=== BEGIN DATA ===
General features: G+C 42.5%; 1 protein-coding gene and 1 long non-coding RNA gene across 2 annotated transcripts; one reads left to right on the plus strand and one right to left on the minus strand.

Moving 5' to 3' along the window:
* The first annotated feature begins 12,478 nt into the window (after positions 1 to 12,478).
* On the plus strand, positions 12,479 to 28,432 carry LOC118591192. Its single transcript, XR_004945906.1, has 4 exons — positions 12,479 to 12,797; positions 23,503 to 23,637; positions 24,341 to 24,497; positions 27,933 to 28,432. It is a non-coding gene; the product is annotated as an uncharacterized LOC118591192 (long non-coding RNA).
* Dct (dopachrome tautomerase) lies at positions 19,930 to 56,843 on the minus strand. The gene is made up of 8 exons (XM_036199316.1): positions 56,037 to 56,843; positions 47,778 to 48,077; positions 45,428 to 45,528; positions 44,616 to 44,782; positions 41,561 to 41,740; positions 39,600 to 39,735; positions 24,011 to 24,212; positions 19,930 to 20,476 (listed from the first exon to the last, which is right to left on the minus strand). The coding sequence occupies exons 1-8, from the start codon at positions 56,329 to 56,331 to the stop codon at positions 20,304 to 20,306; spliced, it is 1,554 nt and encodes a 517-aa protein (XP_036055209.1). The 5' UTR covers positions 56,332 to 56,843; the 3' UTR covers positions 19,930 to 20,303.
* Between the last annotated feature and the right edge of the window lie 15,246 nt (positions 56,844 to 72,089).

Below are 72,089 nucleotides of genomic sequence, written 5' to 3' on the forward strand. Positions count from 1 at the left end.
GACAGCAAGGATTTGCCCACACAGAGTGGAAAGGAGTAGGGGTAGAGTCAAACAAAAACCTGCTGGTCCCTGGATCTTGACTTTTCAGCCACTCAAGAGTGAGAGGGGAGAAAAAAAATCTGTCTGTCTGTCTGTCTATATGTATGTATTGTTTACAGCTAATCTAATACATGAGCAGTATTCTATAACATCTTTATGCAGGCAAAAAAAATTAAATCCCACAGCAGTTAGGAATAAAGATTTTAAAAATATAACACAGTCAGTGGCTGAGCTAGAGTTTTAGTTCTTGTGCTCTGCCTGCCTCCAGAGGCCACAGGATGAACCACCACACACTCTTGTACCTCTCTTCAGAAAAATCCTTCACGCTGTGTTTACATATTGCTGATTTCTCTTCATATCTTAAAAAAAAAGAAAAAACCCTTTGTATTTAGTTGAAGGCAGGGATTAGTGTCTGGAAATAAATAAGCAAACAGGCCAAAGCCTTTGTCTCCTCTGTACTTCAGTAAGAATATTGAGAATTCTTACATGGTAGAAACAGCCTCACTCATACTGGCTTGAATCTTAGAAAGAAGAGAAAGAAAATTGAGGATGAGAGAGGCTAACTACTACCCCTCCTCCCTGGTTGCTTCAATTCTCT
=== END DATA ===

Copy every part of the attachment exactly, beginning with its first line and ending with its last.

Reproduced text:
General features: G+C 42.5%; 1 protein-coding gene and 1 long non-coding RNA gene across 2 annotated transcripts; one reads left to right on the plus strand and one right to left on the minus strand.

Moving 5' to 3' along the window:
* The first annotated feature begins 12,478 nt into the window (after positions 1 to 12,478).
* On the plus strand, positions 12,479 to 28,432 carry LOC118591192. Its single transcript, XR_004945906.1, has 4 exons — positions 12,479 to 12,797; positions 23,503 to 23,637; positions 24,341 to 24,497; positions 27,933 to 28,432. It is a non-coding gene; the product is annotated as an uncharacterized LOC118591192 (long non-coding RNA).
* Dct (dopachrome tautomerase) lies at positions 19,930 to 56,843 on the minus strand. The gene is made up of 8 exons (XM_036199316.1): positions 56,037 to 56,843; positions 47,778 to 48,077; positions 45,428 to 45,528; positions 44,616 to 44,782; positions 41,561 to 41,740; positions 39,600 to 39,735; positions 24,011 to 24,212; positions 19,930 to 20,476 (listed from the first exon to the last, which is right to left on the minus strand). The coding sequence occupies exons 1-8, from the start codon at positions 56,329 to 56,331 to the stop codon at positions 20,304 to 20,306; spliced, it is 1,554 nt and encodes a 517-aa protein (XP_036055209.1). The 5' UTR covers positions 56,332 to 56,843; the 3' UTR covers positions 19,930 to 20,303.
* Between the last annotated feature and the right edge of the window lie 15,246 nt (positions 56,844 to 72,089).

Below are 72,089 nucleotides of genomic sequence, written 5' to 3' on the forward strand. Positions count from 1 at the left end.
GACAGCAAGGATTTGCCCACACAGAGTGGAAAGGAGTAGGGGTAGAGTCAAACAAAAACCTGCTGGTCCCTGGATCTTGACTTTTCAGCCACTCAAGAGTGAGAGGGGAGAAAAAAAATCTGTCTGTCTGTCTGTCTATATGTATGTATTGTTTACAGCTAATCTAATACATGAGCAGTATTCTATAACATCTTTATGCAGGCAAAAAAAATTAAATCCCACAGCAGTTAGGAATAAAGATTTTAAAAATATAACACAGTCAGTGGCTGAGCTAGAGTTTTAGTTCTTGTGCTCTGCCTGCCTCCAGAGGCCACAGGATGAACCACCACACACTCTTGTACCTCTCTTCAGAAAAATCCTTCACGCTGTGTTTACATATTGCTGATTTCTCTTCATATCTTAAAAAAAAAGAAAAAACCCTTTGTATTTAGTTGAAGGCAGGGATTAGTGTCTGGAAATAAATAAGCAAACAGGCCAAAGCCTTTGTCTCCTCTGTACTTCAGTAAGAATATTGAGAATTCTTACATGGTAGAAACAGCCTCACTCATACTGGCTTGAATCTTAGAAAGAAGAGAAAGAAAATTGAGGATGAGAGAGGCTAACTACTACCCCTCCTCCCTGGTTGCTTCAATTCTCT